St John Ambulance is expanding its late-night treatment sites in towns and cities in the run-up to Christmas in response to hundreds of reports of injection spiking incidents.
The National Police Chiefs’ Council (NPCC) said it is continuing to gather responses from all forces across the UK in relation to incidents involving some form of injection.
There were 274 reports of such incident from the beginning of September until November 5, the organisation said.
Deputy Chief Constable Jason Harwin, the NPCC lead for drugs, said: “Police forces are investigating incidents and continue to work with pubs and clubs to increase searches and guidance to staff.
“We will continue to analyse the reports and work with police forces, plus other law enforcement partners including the National Crime Agency and regional organised crime units, as investigations develop to build a problem profile and determine any further action by police or venues.”
He encouraged anyone who thinks they have been a victim of, or witness to, a spiking incident to contact their local police force.
Earlier this month, a parliamentary debate heard a call for spiking with needles in nightclubs to be treated with the same urgency as terrorism, as MPs considered a petition urging the Government to make it law for nightclubs to search guests on arrival to prevent “harmful weapons” entering.
Jade Quittenton, a community operations manager at St John Ambulance, said: “Our night-time economy programme offers safe treatment spaces where St John Ambulance teams provide medical help for revellers seeking help during a night out, and we’re seeing greater demand for our services as more suspected spiking incidents are reported.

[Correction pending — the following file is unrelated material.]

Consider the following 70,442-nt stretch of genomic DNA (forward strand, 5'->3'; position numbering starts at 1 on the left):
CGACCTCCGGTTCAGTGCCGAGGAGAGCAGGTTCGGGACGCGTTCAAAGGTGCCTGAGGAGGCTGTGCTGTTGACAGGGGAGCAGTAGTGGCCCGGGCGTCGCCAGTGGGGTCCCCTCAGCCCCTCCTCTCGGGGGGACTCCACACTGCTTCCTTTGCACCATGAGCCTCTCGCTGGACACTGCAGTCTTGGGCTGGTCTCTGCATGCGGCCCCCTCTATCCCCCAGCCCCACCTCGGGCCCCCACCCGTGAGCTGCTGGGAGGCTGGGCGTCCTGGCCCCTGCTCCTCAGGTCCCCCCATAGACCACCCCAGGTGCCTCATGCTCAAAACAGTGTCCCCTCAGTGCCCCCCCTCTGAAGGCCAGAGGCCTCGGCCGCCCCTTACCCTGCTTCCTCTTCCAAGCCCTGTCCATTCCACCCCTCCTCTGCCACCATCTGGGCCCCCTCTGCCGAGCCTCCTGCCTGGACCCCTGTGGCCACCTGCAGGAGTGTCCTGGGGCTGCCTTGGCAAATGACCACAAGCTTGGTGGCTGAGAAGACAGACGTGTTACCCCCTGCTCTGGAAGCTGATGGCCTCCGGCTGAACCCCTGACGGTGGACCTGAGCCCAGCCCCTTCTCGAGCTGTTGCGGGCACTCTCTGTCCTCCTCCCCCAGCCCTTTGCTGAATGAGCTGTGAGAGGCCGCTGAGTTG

Great to welcome @stjohnambulance into @Leeds_City_Ctr every Friday & Saturday night, 9.30pm til 3.30am for the rest of the year #BeSafeFeelSafe #Leeds #SafeNightOut - based next to Call Lane & Lower Briggate ❤️ pic.twitter.com/8NhrTPKEWk
— Angels of Freedom Leeds 🧜🏼♂️🏳️🌈🧜🏽♀️ (@LeedsLGBTAngels) November 12, 2021
“Concerns around the rise in spikings is one of the reasons we’re accelerating the rollout of our support for safer nights out across England.
“Our volunteers can care for anyone who’s worse for wear, sick or injured, and take people to the emergency department if they need that, but we also relieve support on health services by preventing unnecessary hospital admissions.”
St John Ambulance medical director Dr Lynn Thomas has advised people to look out for loss of balance, fatigue, lowering of inhibitions, visual problems, confusion, vomiting and unconsciousness as signs that someone might have been spiked.
The charity’s tips for avoiding being spiked include for people to stay with their friends, look out for each other, not accepting a drink unless they see it poured or opened at the bar, not leaving a drink unattended, and covering their drink with their hand.
If someone feels they or another person has been spiked, they are advised to stay with their friends, let the venue’s bar staff, security team or management know, contact the police, call 999 for an ambulance if there is loss of consciousness, breathing difficulties, or abnormal or impaired sight, and use 111 for any other health concerns.
St John Ambulance safe spaces teams provide medical help for people seeking assistance during a night out, with first aiders and healthcare professionals on standby near pubs and clubs.